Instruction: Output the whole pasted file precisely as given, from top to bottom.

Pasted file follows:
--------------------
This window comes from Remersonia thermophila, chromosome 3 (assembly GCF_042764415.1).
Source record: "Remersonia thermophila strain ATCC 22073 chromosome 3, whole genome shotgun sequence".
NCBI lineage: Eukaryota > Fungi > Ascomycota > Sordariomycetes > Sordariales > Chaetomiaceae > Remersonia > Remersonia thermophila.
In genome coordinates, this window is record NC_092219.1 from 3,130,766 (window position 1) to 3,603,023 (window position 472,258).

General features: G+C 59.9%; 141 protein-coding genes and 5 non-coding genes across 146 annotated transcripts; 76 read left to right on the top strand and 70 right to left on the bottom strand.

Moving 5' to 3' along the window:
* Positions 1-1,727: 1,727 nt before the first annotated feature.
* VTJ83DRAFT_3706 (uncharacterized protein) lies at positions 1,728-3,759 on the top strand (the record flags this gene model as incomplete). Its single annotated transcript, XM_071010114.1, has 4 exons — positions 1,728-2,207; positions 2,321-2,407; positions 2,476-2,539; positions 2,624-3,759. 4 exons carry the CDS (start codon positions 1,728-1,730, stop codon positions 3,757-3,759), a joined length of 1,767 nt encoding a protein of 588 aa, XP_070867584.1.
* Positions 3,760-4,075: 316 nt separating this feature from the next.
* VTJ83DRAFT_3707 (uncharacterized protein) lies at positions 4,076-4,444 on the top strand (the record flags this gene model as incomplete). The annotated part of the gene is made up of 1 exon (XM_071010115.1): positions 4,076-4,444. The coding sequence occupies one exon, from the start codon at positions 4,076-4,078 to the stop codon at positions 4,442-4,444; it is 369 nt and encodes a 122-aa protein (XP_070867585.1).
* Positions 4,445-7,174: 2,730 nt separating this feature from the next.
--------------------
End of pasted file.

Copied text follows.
This window comes from Remersonia thermophila, chromosome 3 (assembly GCF_042764415.1).
Source record: "Remersonia thermophila strain ATCC 22073 chromosome 3, whole genome shotgun sequence".
NCBI lineage: Eukaryota > Fungi > Ascomycota > Sordariomycetes > Sordariales > Chaetomiaceae > Remersonia > Remersonia thermophila.
In genome coordinates, this window is record NC_092219.1 from 3,130,766 (window position 1) to 3,603,023 (window position 472,258).

General features: G+C 59.9%; 141 protein-coding genes and 5 non-coding genes across 146 annotated transcripts; 76 read left to right on the top strand and 70 right to left on the bottom strand.

Moving 5' to 3' along the window:
* Positions 1-1,727: 1,727 nt before the first annotated feature.
* VTJ83DRAFT_3706 (uncharacterized protein) lies at positions 1,728-3,759 on the top strand (the record flags this gene model as incomplete). Its single annotated transcript, XM_071010114.1, has 4 exons — positions 1,728-2,207; positions 2,321-2,407; positions 2,476-2,539; positions 2,624-3,759. 4 exons carry the CDS (start codon positions 1,728-1,730, stop codon positions 3,757-3,759), a joined length of 1,767 nt encoding a protein of 588 aa, XP_070867584.1.
* Positions 3,760-4,075: 316 nt separating this feature from the next.
* VTJ83DRAFT_3707 (uncharacterized protein) lies at positions 4,076-4,444 on the top strand (the record flags this gene model as incomplete). The annotated part of the gene is made up of 1 exon (XM_071010115.1): positions 4,076-4,444. The coding sequence occupies one exon, from the start codon at positions 4,076-4,078 to the stop codon at positions 4,442-4,444; it is 369 nt and encodes a 122-aa protein (XP_070867585.1).
* Positions 4,445-7,174: 2,730 nt separating this feature from the next.